3 min read

Takeaways from "Deep Work" by Cal Newport


Thanks for tuning into my random productivity adventures!

In the last week or so I finished reading the book Deep Work by Cal Newport. It was a total page turner for me! The main idea of the book is the importance of deep, focused work, and not allowing the many distractions of the modern world to interrupt that work.

He defines "Deep Work" as follows:

"Professional activities performed in a state of distraction-free concentration that push your cognitive capabilities to their limit. These efforts create new value, improve your skill, and are hard to replicate."

He also puts forth this hypothesis around Deep Work:

"The ability to perform deep work is becoming increasingly rare at exactly the same time it is becoming increasingly valuable in our economy. As a consequence, the few who cultivate this skill, and then make it the core of their working life, will thrive."

I'm in the midst of several large projects, including writing this newsletter, growing a YouTube channel, and building a gamified task management app. I'm doing all of this while working a full time job and taking care of a family. It's important for me to learn how to engage in Deep Work in order to make my limited time as productive as possible.

It's also important to pare down the number of things I'm working on at any given time as I often find myself on the verge of burnout. Cal talks in the book about how the more things we work on at once the less we tend to get done. I see that being the case with my YouTube channel and gamified task manager. I have been able to make progress on both, but it's slow going. My brain is split between them, which makes it hard to master either.

So I'm taking Cal's advice and taking a temporary break from the gamified task manager to focus solely on the YouTube channel. I'm working on creating a batch video creation system that'll help me produce my videos more efficiently. Taking the burden of learning game development off my plate, even for a short time, will make the YouTube learning process so much easier. And once I have a good video creation system in place, I'll be able to switch my focus back to my gamified task manager.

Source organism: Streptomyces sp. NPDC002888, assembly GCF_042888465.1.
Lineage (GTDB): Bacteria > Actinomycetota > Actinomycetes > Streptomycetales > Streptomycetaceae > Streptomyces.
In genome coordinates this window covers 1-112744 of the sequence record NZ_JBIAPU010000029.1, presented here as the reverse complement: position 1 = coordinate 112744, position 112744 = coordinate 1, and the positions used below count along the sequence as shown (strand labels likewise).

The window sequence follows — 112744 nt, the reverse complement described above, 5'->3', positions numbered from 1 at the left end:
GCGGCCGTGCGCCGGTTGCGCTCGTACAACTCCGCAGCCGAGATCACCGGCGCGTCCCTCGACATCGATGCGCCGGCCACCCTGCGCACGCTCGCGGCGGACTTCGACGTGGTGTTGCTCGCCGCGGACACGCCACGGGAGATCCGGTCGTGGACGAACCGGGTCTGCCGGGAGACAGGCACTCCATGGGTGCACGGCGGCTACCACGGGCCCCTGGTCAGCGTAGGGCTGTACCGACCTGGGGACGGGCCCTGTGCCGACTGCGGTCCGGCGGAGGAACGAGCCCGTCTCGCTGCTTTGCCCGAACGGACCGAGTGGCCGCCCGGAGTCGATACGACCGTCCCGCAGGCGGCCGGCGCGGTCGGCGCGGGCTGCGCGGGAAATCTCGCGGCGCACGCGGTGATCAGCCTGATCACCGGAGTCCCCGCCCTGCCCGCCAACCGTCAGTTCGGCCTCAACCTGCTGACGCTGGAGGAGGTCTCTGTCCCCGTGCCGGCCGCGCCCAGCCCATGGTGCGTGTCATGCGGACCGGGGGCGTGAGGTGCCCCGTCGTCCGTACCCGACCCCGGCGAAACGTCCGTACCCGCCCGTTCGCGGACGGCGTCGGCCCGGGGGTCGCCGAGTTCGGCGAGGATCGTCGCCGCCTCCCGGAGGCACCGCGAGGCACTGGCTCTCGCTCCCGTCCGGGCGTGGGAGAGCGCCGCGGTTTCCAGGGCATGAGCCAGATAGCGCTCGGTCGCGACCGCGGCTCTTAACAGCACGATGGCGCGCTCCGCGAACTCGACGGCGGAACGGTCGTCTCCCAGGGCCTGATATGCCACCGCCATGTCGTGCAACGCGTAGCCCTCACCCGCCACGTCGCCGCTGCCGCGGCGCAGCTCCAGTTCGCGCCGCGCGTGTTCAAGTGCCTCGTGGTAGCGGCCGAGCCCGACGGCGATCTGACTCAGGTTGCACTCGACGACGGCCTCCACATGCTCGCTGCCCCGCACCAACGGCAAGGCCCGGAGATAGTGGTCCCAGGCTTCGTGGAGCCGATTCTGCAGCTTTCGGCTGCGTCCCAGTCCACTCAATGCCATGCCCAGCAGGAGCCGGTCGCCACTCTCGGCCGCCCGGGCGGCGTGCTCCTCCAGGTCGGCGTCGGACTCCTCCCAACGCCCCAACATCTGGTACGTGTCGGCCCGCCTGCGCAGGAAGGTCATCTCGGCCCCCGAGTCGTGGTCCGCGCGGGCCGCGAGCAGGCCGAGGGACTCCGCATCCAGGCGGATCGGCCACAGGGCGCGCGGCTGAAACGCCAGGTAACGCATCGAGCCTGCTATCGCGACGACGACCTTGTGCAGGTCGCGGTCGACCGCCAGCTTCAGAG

At the same time I was reading Deep Work, I watched a video by Ali Abdaal about focus. In the video he explained his strategy for tracking his Deep Work sessions (something Cal suggests doing). He pulls up an ambience music video on YouTube and has that playing in the background while he works. When he feels his focus waning, he’ll stop the video and write down what he got done during the work session. He'll also record the timestamp of when he stopped the video so he knows how much time he spent working.

I've since adopted this time tracking strategy, and I love it! The instrumental music in the background helps my subconscious brain not wander so much, and I'm able to focus much more on my work (I've been using this Lord of the Rings Shire music the most).

Small things like turning notifications off on your phone, deleting social media apps, leaving your phone in another room while working, etc, are other things he suggests doing. The less accessible distractions are, the easier it is to get into a Deep Work state. I've been doing these types of things for years, and they too have helped me focus more on things that matter most.

Deep Work is a treasure trove of strategies and advice on how to focus and work distraction free. I've chosen these two, focus on one thing and tracking my deep work sessions, to start with, and I'll continue to implement more strategies as I go along. I'd love to try everything right now, but I can't do everything all at once. Just trying out these two strategies has already made a big impact, though. As we learn from Atomic Habits: small things compound over time and lead to big results.